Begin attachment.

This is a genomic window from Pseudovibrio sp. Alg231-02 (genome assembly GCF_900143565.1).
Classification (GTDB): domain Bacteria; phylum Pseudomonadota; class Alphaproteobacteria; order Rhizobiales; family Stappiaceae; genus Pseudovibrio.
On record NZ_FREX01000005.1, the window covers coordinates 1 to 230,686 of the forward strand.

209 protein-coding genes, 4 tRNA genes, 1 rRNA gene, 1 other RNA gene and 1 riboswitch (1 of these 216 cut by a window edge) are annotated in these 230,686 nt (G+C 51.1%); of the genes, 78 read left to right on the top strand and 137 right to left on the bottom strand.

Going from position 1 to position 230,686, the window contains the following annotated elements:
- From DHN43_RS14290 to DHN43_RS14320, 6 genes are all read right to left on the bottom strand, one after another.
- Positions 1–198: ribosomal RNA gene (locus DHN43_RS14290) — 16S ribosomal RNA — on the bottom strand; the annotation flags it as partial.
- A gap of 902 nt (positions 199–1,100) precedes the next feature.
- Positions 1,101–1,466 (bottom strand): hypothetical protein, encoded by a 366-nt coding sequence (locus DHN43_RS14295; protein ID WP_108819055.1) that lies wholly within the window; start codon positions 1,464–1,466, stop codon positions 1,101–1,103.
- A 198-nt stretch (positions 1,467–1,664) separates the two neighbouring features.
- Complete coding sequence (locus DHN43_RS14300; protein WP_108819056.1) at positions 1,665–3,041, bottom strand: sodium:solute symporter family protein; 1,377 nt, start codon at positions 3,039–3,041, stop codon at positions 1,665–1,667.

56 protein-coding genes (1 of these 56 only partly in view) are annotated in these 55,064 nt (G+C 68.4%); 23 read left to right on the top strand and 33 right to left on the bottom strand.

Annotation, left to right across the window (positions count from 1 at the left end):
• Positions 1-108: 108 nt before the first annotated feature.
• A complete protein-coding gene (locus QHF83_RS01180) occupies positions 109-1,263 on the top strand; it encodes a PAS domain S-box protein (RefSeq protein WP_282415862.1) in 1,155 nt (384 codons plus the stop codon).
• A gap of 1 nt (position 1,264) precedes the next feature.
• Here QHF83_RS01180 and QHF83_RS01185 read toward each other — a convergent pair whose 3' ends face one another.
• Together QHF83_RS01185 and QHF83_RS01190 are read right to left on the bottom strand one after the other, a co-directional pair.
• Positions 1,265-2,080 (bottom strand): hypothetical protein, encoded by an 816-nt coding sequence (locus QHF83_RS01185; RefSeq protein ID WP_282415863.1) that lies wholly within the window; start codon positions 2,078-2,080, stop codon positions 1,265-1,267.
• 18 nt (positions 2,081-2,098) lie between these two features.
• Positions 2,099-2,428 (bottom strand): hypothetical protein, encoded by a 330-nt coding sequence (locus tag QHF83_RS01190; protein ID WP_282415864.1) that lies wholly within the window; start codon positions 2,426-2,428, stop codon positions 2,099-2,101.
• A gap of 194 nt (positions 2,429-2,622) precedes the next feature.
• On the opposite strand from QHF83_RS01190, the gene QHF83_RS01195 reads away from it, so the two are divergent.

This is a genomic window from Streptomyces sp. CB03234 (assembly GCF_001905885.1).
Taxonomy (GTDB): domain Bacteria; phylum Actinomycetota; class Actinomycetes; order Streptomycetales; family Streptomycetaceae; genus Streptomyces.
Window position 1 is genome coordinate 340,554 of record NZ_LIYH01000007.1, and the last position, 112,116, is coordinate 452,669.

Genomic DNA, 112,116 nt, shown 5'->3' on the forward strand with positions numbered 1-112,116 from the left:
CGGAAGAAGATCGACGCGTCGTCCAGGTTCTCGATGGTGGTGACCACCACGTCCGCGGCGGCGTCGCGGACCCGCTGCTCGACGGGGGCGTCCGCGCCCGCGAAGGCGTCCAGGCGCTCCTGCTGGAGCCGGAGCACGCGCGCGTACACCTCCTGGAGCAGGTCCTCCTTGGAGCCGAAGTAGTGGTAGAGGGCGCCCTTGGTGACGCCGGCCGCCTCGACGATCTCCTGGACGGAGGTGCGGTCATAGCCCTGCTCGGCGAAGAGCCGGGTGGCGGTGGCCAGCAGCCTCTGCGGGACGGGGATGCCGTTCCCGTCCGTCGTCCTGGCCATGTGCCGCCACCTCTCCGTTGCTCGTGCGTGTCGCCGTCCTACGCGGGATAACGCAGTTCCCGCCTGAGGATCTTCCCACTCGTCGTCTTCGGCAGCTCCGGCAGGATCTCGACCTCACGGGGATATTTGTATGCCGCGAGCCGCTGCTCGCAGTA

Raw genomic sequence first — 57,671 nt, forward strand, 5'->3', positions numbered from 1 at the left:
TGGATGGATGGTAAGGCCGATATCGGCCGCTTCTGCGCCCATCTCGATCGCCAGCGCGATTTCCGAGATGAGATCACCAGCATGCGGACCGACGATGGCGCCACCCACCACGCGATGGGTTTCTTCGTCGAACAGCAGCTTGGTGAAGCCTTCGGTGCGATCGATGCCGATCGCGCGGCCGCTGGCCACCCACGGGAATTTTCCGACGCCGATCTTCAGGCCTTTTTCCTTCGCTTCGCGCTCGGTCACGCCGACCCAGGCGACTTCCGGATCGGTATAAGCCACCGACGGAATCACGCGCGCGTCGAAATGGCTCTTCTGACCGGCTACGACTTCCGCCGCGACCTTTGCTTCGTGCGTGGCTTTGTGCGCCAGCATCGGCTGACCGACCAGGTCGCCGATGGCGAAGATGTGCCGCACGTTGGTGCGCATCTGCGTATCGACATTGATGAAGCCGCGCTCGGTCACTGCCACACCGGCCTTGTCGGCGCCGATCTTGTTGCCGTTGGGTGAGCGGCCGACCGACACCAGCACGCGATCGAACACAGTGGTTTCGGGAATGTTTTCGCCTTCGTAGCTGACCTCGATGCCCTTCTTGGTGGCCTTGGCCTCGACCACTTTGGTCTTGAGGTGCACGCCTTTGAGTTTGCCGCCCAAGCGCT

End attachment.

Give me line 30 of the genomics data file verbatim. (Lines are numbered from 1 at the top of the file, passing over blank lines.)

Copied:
TGGATGGATGGTAAGGCCGATATCGGCCGCTTCTGCGCCCATCTCGATCGCCAGCGCGATTTCCGAGATGAGATCACCAGCATGCGGACCGACGATGGCGCCACCCACCACGCGATGGGTTTCTTCGTCGAACAGCAGCTTGGTGAAGCCTTCGGTGCGATCGATGCCGATCGCGCGGCCGCTGGCCACCCACGGGAATTTTCCGACGCCGATCTTCAGGCCTTTTTCCTTCGCTTCGCGCTCGGTCACGCCGACCCAGGCGACTTCCGGATCGGTATAAGCCACCGACGGAATCACGCGCGCGTCGAAATGGCTCTTCTGACCGGCTACGACTTCCGCCGCGACCTTTGCTTCGTGCGTGGCTTTGTGCGCCAGCATCGGCTGACCGACCAGGTCGCCGATGGCGAAGATGTGCCGCACGTTGGTGCGCATCTGCGTATCGACATTGATGAAGCCGCGCTCGGTCACTGCCACACCGGCCTTGTCGGCGCCGATCTTGTTGCCGTTGGGTGAGCGGCCGACCGACACCAGCACGCGATCGAACACAGTGGTTTCGGGAATGTTTTCGCCTTCGTAGCTGACCTCGATGCCCTTCTTGGTGGCCTTGGCCTCGACCACTTTGGTCTTGAGGTGCACGCCTTTGAGTTTGCCGCCCAAGCGCT